By | May 16, 2015

James is very excited today. He is at the dockyard where his father works. His father had promised him to show the ships and submarine, if James stood first in class for his final exam. James did not know of the surprise that was waiting for him. His father had taken special permission to allow both of them to see the interiors of a submarine. James could not help but shriek in excitement when his father took him underwater inside a submarine.

‘I don’t feel as if I am under the water surface, said James.

‘Come, have a look at this, said father pointing to an instrument.

James looked through it and was delighted to see the objects above water. He could not believe his eyes. He could see the land around. He could see people walking around in the dockyard. I know this is a periscope, said James, who had read about it in books.

Seeing James so excited, father promised him that he will help make a periscope of his own. When they got back home, both James and his father got down to making a periscope.

Take the Wind Speed Challenge

So, roll up your sleeves, and get going!! Make your own periscope.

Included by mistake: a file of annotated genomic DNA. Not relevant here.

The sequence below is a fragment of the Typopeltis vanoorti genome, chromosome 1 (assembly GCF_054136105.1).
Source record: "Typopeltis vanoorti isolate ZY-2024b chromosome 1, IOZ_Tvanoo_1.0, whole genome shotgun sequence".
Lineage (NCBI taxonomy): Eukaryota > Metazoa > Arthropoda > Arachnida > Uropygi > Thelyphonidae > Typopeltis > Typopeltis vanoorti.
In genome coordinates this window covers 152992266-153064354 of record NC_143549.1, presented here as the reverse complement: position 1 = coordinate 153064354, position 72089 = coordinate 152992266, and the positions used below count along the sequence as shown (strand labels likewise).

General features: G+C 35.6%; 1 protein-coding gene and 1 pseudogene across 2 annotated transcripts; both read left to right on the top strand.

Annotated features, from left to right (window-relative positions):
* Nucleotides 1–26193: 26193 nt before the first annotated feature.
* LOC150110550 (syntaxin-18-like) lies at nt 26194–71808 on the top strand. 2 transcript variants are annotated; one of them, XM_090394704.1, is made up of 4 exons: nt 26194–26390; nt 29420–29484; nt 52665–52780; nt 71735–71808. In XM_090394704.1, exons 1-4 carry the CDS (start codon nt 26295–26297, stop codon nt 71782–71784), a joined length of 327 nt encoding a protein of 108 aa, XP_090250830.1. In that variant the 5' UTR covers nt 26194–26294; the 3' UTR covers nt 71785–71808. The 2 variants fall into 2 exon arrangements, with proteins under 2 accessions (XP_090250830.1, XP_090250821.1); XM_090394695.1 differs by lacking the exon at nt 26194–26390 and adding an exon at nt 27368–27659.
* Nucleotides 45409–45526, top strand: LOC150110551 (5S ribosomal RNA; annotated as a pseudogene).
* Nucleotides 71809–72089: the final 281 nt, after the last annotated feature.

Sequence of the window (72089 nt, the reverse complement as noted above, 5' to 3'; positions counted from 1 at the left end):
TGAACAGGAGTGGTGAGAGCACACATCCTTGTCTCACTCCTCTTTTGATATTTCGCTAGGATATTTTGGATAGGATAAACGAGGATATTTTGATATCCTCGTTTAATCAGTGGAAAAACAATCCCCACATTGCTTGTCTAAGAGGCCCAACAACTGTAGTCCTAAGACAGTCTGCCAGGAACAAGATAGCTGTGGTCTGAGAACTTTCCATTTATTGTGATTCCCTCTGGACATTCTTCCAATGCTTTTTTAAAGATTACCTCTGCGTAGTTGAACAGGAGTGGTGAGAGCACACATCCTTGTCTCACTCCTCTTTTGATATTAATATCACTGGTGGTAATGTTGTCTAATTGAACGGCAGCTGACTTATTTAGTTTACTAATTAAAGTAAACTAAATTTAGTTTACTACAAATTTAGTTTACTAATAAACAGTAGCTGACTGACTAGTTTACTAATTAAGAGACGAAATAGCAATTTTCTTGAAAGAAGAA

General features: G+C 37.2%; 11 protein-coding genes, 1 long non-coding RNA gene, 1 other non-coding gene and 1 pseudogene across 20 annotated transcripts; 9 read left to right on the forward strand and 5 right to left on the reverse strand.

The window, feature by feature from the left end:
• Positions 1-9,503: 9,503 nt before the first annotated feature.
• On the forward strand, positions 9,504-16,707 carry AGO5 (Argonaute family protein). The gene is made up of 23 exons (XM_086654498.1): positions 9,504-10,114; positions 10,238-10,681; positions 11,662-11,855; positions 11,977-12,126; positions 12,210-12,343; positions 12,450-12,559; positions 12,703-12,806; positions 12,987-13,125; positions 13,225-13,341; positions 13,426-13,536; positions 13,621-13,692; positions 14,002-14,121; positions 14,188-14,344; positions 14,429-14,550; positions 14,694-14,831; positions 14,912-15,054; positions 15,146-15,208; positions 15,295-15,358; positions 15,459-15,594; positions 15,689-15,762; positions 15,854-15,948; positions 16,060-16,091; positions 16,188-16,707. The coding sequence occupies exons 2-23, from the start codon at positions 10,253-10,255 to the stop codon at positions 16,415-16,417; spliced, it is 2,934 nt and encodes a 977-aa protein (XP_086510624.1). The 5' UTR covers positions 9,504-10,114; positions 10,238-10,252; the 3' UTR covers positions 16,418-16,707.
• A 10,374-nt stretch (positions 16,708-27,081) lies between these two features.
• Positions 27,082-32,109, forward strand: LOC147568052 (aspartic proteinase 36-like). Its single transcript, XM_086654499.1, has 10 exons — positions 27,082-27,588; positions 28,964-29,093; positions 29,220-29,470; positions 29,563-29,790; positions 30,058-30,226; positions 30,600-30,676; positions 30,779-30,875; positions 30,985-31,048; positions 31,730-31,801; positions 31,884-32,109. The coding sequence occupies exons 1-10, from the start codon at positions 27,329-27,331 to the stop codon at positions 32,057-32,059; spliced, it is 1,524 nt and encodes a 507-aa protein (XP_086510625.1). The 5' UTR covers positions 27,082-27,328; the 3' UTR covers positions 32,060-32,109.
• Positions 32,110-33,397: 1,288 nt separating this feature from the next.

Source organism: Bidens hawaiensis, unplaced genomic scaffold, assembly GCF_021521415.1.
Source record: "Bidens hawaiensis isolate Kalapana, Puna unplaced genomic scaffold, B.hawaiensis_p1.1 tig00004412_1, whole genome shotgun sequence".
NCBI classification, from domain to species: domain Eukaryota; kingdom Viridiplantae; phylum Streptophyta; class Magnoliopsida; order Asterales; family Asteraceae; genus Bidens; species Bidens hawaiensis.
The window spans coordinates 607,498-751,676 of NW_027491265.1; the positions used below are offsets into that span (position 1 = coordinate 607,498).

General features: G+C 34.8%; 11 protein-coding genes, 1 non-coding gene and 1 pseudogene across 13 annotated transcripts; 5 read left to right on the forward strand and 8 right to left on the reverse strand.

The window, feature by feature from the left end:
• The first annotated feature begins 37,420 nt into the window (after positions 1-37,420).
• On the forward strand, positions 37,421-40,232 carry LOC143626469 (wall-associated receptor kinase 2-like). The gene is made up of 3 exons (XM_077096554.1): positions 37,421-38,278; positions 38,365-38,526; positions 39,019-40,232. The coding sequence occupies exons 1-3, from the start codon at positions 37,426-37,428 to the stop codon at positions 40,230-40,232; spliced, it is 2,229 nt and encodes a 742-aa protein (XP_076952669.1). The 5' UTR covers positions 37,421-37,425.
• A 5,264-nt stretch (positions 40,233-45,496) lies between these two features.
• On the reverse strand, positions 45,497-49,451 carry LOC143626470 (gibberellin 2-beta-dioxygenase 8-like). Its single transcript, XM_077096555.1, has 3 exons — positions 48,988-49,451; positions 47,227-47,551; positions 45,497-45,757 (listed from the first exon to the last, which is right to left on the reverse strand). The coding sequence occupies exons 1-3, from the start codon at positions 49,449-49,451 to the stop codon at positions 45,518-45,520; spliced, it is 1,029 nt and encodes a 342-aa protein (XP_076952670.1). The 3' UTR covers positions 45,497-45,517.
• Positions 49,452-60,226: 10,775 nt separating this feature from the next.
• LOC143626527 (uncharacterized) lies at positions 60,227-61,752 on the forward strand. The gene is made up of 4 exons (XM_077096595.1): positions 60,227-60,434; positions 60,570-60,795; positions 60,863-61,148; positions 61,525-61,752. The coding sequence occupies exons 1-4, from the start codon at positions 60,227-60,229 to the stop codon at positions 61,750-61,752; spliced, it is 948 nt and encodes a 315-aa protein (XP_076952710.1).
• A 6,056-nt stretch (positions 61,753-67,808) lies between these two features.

You will need: Cardboard pencil box, or any other similar box, two rectangular mirrors, cello tape, paper cutter, scissors.

What to do:

• Mark 2.5cm from each end of the box. Cut three sides only (one big and two small) at these ends. Bend the cuts at right angles as shown.
• Attach the mirrors using cellotape where the box has been bent.

• This should be done in such a manner that the mirror surfaces are facing the box at right angles. *

• Ensure that both the bent parts of the pencil box are at right angles. You may attach a piece of cellotape for this.
• Now hold the periscope vertical and peep through the lower rectangular window. Are you able to see objects located at a higher level? How is that possible?

A periscope like the one you have made uses two mirrors. Look at the diagram of a periscope shown here. The mirrors are placed so that one mirror reflects the light from the object onto a second mirror. The second mirror then reflects the light beam to your eyes.

Energy Transfer through Balls (Bouncing Balls)

Ray diagram of a periscope
A periscope is commonly used in submarines. The captain of the submarine uses it to see what happens above water and to detect enemies.

So now what are you waiting for? Get ready to peak around corners, over the fence and over tabletops and surprise your friends.